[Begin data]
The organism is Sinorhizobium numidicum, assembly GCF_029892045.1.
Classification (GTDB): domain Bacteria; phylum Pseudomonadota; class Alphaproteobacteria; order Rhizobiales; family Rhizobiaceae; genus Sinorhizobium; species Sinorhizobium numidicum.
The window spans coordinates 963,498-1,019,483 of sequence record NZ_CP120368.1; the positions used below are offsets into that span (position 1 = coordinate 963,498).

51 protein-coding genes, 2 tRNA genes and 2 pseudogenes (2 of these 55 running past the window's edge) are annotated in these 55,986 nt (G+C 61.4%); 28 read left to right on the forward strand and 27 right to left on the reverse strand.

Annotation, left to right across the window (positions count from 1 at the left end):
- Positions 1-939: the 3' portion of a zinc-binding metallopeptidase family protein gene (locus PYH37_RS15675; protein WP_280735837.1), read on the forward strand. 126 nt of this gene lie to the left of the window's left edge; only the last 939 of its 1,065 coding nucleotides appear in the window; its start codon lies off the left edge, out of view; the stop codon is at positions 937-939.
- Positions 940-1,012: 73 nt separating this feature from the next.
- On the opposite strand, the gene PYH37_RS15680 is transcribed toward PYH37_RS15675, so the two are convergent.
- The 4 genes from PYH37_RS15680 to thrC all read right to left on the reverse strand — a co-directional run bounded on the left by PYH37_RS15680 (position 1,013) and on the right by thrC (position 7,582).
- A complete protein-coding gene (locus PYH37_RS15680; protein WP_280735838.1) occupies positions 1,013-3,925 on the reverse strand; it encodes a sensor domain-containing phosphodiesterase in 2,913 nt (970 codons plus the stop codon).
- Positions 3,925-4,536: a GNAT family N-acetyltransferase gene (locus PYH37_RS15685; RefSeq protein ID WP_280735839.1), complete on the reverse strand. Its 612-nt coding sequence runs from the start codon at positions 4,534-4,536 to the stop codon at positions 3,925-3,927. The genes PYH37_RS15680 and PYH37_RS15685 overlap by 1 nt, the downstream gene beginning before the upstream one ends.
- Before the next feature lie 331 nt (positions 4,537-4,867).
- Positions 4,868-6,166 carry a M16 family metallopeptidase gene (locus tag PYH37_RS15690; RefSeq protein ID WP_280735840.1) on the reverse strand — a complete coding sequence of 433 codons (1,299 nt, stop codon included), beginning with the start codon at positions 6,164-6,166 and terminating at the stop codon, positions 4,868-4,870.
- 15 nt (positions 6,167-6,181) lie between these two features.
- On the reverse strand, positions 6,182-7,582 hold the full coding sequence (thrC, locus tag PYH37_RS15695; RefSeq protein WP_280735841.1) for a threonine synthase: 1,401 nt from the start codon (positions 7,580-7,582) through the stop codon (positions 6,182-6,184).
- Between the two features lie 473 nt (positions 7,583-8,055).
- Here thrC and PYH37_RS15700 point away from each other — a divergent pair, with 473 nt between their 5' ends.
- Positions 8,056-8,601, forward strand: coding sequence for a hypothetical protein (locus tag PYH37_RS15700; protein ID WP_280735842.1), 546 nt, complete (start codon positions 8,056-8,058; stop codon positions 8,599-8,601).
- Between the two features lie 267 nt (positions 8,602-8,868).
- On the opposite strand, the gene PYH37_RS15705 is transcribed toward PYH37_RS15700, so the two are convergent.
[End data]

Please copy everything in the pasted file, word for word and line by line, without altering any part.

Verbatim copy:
The organism is Sinorhizobium numidicum, assembly GCF_029892045.1.
Classification (GTDB): domain Bacteria; phylum Pseudomonadota; class Alphaproteobacteria; order Rhizobiales; family Rhizobiaceae; genus Sinorhizobium; species Sinorhizobium numidicum.
The window spans coordinates 963,498-1,019,483 of sequence record NZ_CP120368.1; the positions used below are offsets into that span (position 1 = coordinate 963,498).

51 protein-coding genes, 2 tRNA genes and 2 pseudogenes (2 of these 55 running past the window's edge) are annotated in these 55,986 nt (G+C 61.4%); 28 read left to right on the forward strand and 27 right to left on the reverse strand.

Annotation, left to right across the window (positions count from 1 at the left end):
- Positions 1-939: the 3' portion of a zinc-binding metallopeptidase family protein gene (locus PYH37_RS15675; protein WP_280735837.1), read on the forward strand. 126 nt of this gene lie to the left of the window's left edge; only the last 939 of its 1,065 coding nucleotides appear in the window; its start codon lies off the left edge, out of view; the stop codon is at positions 937-939.
- Positions 940-1,012: 73 nt separating this feature from the next.
- On the opposite strand, the gene PYH37_RS15680 is transcribed toward PYH37_RS15675, so the two are convergent.
- The 4 genes from PYH37_RS15680 to thrC all read right to left on the reverse strand — a co-directional run bounded on the left by PYH37_RS15680 (position 1,013) and on the right by thrC (position 7,582).
- A complete protein-coding gene (locus PYH37_RS15680; protein WP_280735838.1) occupies positions 1,013-3,925 on the reverse strand; it encodes a sensor domain-containing phosphodiesterase in 2,913 nt (970 codons plus the stop codon).
- Positions 3,925-4,536: a GNAT family N-acetyltransferase gene (locus PYH37_RS15685; RefSeq protein ID WP_280735839.1), complete on the reverse strand. Its 612-nt coding sequence runs from the start codon at positions 4,534-4,536 to the stop codon at positions 3,925-3,927. The genes PYH37_RS15680 and PYH37_RS15685 overlap by 1 nt, the downstream gene beginning before the upstream one ends.
- Before the next feature lie 331 nt (positions 4,537-4,867).
- Positions 4,868-6,166 carry a M16 family metallopeptidase gene (locus tag PYH37_RS15690; RefSeq protein ID WP_280735840.1) on the reverse strand — a complete coding sequence of 433 codons (1,299 nt, stop codon included), beginning with the start codon at positions 6,164-6,166 and terminating at the stop codon, positions 4,868-4,870.
- 15 nt (positions 6,167-6,181) lie between these two features.
- On the reverse strand, positions 6,182-7,582 hold the full coding sequence (thrC, locus tag PYH37_RS15695; RefSeq protein WP_280735841.1) for a threonine synthase: 1,401 nt from the start codon (positions 7,580-7,582) through the stop codon (positions 6,182-6,184).
- Between the two features lie 473 nt (positions 7,583-8,055).
- Here thrC and PYH37_RS15700 point away from each other — a divergent pair, with 473 nt between their 5' ends.
- Positions 8,056-8,601, forward strand: coding sequence for a hypothetical protein (locus tag PYH37_RS15700; protein ID WP_280735842.1), 546 nt, complete (start codon positions 8,056-8,058; stop codon positions 8,599-8,601).
- Between the two features lie 267 nt (positions 8,602-8,868).
- On the opposite strand, the gene PYH37_RS15705 is transcribed toward PYH37_RS15700, so the two are convergent.